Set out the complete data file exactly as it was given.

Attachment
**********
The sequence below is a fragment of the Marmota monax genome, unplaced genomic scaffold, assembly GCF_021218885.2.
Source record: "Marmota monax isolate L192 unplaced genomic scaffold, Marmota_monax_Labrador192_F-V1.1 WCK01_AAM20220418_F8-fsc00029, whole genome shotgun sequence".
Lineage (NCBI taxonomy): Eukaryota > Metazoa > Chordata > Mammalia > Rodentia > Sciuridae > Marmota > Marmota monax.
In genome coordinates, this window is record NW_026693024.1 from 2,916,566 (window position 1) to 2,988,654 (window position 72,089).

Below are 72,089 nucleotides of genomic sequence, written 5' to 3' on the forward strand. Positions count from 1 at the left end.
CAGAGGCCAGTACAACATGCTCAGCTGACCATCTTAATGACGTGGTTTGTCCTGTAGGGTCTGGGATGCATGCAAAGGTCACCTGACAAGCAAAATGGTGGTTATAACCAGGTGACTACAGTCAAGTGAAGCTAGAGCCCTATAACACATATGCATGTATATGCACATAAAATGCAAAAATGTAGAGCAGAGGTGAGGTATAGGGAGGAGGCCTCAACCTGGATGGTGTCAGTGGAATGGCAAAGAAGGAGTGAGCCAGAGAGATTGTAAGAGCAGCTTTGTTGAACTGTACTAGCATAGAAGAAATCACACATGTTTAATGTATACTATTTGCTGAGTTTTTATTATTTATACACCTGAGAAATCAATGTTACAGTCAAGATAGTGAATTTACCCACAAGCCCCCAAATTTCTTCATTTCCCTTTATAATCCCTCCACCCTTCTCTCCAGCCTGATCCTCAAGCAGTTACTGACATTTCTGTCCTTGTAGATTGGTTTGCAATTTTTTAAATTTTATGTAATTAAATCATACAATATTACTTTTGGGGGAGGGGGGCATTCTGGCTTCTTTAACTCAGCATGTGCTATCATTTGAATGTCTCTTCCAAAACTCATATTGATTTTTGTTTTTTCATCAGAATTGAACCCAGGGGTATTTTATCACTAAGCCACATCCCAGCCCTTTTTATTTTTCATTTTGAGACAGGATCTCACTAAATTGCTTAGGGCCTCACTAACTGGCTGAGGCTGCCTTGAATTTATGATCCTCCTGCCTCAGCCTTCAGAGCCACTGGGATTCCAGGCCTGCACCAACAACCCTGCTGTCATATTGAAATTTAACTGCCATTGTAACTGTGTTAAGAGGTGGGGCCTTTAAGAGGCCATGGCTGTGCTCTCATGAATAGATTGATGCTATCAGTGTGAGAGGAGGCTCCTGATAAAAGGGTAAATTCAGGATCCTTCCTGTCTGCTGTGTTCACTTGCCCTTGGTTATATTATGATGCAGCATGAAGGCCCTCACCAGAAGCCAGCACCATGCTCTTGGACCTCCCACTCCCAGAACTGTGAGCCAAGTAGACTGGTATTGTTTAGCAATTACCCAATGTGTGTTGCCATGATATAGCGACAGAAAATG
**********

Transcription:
The sequence below is a fragment of the Marmota monax genome, unplaced genomic scaffold, assembly GCF_021218885.2.
Source record: "Marmota monax isolate L192 unplaced genomic scaffold, Marmota_monax_Labrador192_F-V1.1 WCK01_AAM20220418_F8-fsc00029, whole genome shotgun sequence".
Lineage (NCBI taxonomy): Eukaryota > Metazoa > Chordata > Mammalia > Rodentia > Sciuridae > Marmota > Marmota monax.
In genome coordinates, this window is record NW_026693024.1 from 2,916,566 (window position 1) to 2,988,654 (window position 72,089).

Below are 72,089 nucleotides of genomic sequence, written 5' to 3' on the forward strand. Positions count from 1 at the left end.
CAGAGGCCAGTACAACATGCTCAGCTGACCATCTTAATGACGTGGTTTGTCCTGTAGGGTCTGGGATGCATGCAAAGGTCACCTGACAAGCAAAATGGTGGTTATAACCAGGTGACTACAGTCAAGTGAAGCTAGAGCCCTATAACACATATGCATGTATATGCACATAAAATGCAAAAATGTAGAGCAGAGGTGAGGTATAGGGAGGAGGCCTCAACCTGGATGGTGTCAGTGGAATGGCAAAGAAGGAGTGAGCCAGAGAGATTGTAAGAGCAGCTTTGTTGAACTGTACTAGCATAGAAGAAATCACACATGTTTAATGTATACTATTTGCTGAGTTTTTATTATTTATACACCTGAGAAATCAATGTTACAGTCAAGATAGTGAATTTACCCACAAGCCCCCAAATTTCTTCATTTCCCTTTATAATCCCTCCACCCTTCTCTCCAGCCTGATCCTCAAGCAGTTACTGACATTTCTGTCCTTGTAGATTGGTTTGCAATTTTTTAAATTTTATGTAATTAAATCATACAATATTACTTTTGGGGGAGGGGGGCATTCTGGCTTCTTTAACTCAGCATGTGCTATCATTTGAATGTCTCTTCCAAAACTCATATTGATTTTTGTTTTTTCATCAGAATTGAACCCAGGGGTATTTTATCACTAAGCCACATCCCAGCCCTTTTTATTTTTCATTTTGAGACAGGATCTCACTAAATTGCTTAGGGCCTCACTAACTGGCTGAGGCTGCCTTGAATTTATGATCCTCCTGCCTCAGCCTTCAGAGCCACTGGGATTCCAGGCCTGCACCAACAACCCTGCTGTCATATTGAAATTTAACTGCCATTGTAACTGTGTTAAGAGGTGGGGCCTTTAAGAGGCCATGGCTGTGCTCTCATGAATAGATTGATGCTATCAGTGTGAGAGGAGGCTCCTGATAAAAGGGTAAATTCAGGATCCTTCCTGTCTGCTGTGTTCACTTGCCCTTGGTTATATTATGATGCAGCATGAAGGCCCTCACCAGAAGCCAGCACCATGCTCTTGGACCTCCCACTCCCAGAACTGTGAGCCAAGTAGACTGGTATTGTTTAGCAATTACCCAATGTGTGTTGCCATGATATAGCGACAGAAAATG